The original Straw Dogs film was directed by Sam Peckinpah in 1971 and had distinctly controversial subject matter. The concepts of rape, murder and violence was not mainstream material to portray in graphic detail on film. If we judge the film by today’s standards, considering what we see on primetime cable, will this remake directed by Rod Lurie raise as many eyebrows and cause as much furor as it did in the ’70’s? Will it be any more or less controversial now in the year 2011? Are we more or less culturally sensitive now as opposed to 1971? Unless our views on morality and these disturbing issues have changed radically since 1971, I’m certain this remake will at the least garner intrinsically shocked reactions and leave open to question as to how much is too much to depict in film.
Yet the buzz surrounding this film isn’t only because of the sinister subject matter or its dauntless director Rod Lurie. It’s due mainly to the casting of a Swedish actor whose star is on a meteoric rise. Alexander Skarsgard has gained the attention of fame due to his quasi villainous role as roguish Viking vampire Eric Northman on True Blood. Unlike his loveable, antihero vampire persona on the HBO hit which just concluded its 4th season, Skarsgard’s role as Charlie Venner in Straw Dogs is one that is unlikeable in the extreme. There is no mistaking the fact that Skarsgard is a true villain in the remake of the Peckinpah psychological thriller.
Though both the remake and the original film are based on the novel The Seige of Trencher’s Farm written by Gordon Williams, this new version of the film is different from the original.
The Straw Dogs story centers around L.A. screenwriter David Sumner and his wife Amy. They relocate to her hometown in the deep South and they come into contact with Amy’s ex, Charlie Venner and his crew. Tensions begin to rise between the locals and the Sumners, and the building conflict escalates into violence which threatens their lives.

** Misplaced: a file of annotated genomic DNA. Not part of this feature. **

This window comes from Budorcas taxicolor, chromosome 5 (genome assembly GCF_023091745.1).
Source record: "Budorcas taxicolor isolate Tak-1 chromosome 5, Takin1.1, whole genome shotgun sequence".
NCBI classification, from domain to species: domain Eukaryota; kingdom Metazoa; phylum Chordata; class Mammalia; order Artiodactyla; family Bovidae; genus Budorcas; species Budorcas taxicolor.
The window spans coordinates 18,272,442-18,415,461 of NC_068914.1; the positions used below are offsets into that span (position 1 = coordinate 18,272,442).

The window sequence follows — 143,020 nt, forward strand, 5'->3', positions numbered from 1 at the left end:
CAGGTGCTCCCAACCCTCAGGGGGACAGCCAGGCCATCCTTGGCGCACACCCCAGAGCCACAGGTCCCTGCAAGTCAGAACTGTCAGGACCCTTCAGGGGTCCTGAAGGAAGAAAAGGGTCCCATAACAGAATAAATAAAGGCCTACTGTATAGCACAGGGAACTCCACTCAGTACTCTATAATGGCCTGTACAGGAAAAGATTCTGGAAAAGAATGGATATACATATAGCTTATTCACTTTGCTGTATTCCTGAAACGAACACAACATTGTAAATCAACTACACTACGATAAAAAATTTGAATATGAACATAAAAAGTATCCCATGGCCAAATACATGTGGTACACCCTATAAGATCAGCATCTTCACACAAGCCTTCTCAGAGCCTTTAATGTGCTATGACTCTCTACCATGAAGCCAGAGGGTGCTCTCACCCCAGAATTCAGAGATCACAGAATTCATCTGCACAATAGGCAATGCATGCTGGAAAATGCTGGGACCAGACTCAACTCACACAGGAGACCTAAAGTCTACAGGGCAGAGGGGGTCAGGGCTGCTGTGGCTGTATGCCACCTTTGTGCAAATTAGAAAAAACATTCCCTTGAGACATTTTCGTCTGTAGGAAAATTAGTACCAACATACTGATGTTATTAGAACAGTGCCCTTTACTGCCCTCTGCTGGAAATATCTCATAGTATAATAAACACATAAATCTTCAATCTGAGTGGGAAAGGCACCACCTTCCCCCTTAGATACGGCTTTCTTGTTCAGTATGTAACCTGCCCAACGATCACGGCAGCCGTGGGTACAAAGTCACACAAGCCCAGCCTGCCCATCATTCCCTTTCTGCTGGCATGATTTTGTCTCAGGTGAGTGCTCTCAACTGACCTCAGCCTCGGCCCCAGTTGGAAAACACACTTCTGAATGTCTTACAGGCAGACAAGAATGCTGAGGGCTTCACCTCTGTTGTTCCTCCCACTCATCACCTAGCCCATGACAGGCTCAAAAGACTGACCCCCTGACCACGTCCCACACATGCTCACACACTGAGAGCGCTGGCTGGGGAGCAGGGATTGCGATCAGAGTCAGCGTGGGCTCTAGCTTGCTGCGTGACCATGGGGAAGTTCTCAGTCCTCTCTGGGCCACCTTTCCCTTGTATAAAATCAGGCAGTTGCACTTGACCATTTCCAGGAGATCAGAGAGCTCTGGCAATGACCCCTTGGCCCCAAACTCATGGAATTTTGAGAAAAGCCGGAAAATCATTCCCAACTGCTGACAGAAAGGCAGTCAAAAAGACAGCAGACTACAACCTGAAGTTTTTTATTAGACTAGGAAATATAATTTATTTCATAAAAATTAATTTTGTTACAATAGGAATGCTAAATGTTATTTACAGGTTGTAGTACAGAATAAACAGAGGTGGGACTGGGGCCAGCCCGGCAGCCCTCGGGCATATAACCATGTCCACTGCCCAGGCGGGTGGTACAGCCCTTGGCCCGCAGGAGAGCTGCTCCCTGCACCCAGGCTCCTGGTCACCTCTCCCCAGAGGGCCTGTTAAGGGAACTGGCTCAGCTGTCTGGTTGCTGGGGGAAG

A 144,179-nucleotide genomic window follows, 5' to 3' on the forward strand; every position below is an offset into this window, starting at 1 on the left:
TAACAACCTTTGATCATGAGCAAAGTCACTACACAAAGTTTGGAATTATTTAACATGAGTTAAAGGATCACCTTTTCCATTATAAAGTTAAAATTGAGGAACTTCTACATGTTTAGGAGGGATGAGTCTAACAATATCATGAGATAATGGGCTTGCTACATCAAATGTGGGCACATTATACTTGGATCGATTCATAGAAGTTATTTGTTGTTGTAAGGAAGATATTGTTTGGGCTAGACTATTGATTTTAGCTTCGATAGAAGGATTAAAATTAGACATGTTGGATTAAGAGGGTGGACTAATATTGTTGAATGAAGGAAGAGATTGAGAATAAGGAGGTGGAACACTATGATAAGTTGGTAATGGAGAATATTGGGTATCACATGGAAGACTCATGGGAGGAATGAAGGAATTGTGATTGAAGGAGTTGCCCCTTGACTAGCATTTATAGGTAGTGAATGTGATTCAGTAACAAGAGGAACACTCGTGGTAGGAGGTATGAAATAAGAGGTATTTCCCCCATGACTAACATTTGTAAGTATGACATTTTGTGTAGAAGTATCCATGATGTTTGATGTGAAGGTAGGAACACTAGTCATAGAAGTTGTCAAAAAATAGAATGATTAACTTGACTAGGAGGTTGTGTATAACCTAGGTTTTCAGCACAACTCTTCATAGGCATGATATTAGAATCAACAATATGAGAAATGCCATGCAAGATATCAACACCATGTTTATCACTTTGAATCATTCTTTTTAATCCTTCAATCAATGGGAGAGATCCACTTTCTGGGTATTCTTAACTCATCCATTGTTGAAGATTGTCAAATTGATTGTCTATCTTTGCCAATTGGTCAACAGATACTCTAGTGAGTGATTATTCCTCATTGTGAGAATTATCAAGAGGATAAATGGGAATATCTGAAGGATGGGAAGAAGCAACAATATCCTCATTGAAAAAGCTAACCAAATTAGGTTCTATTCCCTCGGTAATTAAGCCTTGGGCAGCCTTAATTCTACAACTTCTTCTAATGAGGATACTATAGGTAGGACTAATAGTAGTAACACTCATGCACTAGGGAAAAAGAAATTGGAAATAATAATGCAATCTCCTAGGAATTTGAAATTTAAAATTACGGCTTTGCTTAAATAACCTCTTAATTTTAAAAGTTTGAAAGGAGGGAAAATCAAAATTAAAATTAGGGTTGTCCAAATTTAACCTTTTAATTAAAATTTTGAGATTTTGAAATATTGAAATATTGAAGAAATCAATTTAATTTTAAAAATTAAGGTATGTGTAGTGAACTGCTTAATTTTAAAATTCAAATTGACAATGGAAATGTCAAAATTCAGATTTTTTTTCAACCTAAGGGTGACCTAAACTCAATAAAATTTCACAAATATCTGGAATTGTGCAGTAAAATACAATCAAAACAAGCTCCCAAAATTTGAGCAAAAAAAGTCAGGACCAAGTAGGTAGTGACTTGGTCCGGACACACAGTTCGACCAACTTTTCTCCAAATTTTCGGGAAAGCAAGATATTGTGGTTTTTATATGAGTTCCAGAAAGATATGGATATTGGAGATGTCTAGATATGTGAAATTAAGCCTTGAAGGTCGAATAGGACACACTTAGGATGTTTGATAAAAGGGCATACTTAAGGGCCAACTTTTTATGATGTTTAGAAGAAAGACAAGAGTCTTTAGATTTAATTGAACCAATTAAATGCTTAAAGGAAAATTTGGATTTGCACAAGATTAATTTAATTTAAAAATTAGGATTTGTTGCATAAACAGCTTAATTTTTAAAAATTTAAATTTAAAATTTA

Skarsgard’s character commits a heinous act that makes him a true villain of the meanest sort and it’s a role that we haven’t seen Skarsgard portray as of yet.
Charlie Venner is truly a detestable character and Skarsgard has promised that he tried to bring a three dimensional quality to David Sumner’s nemesis. Characters like Charlie Venner are risks and challenging to take on. An actor must be confident in his ability in order to go over to the dark side and explore the boundaries of their commitment to the craft of acting. And that was the appeal of the project for Skarsgard. It was a chance for him to better understand his own darker impulses.
In an interview earlier this year in the L.A. Times, Skarsgard is asked about his role in the film:
“Look around,” he said, “people are always, big shiny white teeth, big smiles, everything’s fantastic. How sincere is that? Are people really genuinely that happy all the time or is there something in there that they’re trying to fight? I know I am. I think it’s really good to acknowledge that there is that inner battle. Of course that’s interesting exploring. It’s scary and it’s dangerous, but it opens up your soul.”
No matter how much one enjoys Skarsgard in True Blood, his role in Straw Dogs is one that will elicit intense reactions of dislike from audiences, especially from the actor’s female fan base. It is a role that will push Skarsgard to the limit, though I have no doubt that his magnetic screen presence will make his portrayal of the Charlie Venner character unforgettable, no matter how detestable that character is.
Straw Dogs opens today.
FYI ~ the definition of straw dog is something that is made only to be destroyed.